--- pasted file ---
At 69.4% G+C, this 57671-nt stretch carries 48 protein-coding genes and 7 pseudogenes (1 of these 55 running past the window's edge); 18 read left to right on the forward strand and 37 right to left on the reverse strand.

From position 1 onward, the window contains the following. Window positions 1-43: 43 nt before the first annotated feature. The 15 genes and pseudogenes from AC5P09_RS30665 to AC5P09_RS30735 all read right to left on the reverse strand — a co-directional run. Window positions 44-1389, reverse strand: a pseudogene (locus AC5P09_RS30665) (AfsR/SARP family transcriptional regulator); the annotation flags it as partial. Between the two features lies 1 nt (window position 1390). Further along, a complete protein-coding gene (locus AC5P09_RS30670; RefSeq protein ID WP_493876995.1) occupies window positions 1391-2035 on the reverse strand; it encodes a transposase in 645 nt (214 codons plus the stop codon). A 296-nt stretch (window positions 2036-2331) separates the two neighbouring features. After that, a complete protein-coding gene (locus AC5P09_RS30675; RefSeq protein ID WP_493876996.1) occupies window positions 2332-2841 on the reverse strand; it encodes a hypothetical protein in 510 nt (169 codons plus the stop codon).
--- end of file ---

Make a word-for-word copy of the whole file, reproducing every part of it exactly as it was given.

At 69.4% G+C, this 57671-nt stretch carries 48 protein-coding genes and 7 pseudogenes (1 of these 55 running past the window's edge); 18 read left to right on the forward strand and 37 right to left on the reverse strand.

From position 1 onward, the window contains the following. Window positions 1-43: 43 nt before the first annotated feature. The 15 genes and pseudogenes from AC5P09_RS30665 to AC5P09_RS30735 all read right to left on the reverse strand — a co-directional run. Window positions 44-1389, reverse strand: a pseudogene (locus AC5P09_RS30665) (AfsR/SARP family transcriptional regulator); the annotation flags it as partial. Between the two features lies 1 nt (window position 1390). Further along, a complete protein-coding gene (locus AC5P09_RS30670; RefSeq protein ID WP_493876995.1) occupies window positions 1391-2035 on the reverse strand; it encodes a transposase in 645 nt (214 codons plus the stop codon). A 296-nt stretch (window positions 2036-2331) separates the two neighbouring features. After that, a complete protein-coding gene (locus AC5P09_RS30675; RefSeq protein ID WP_493876996.1) occupies window positions 2332-2841 on the reverse strand; it encodes a hypothetical protein in 510 nt (169 codons plus the stop codon).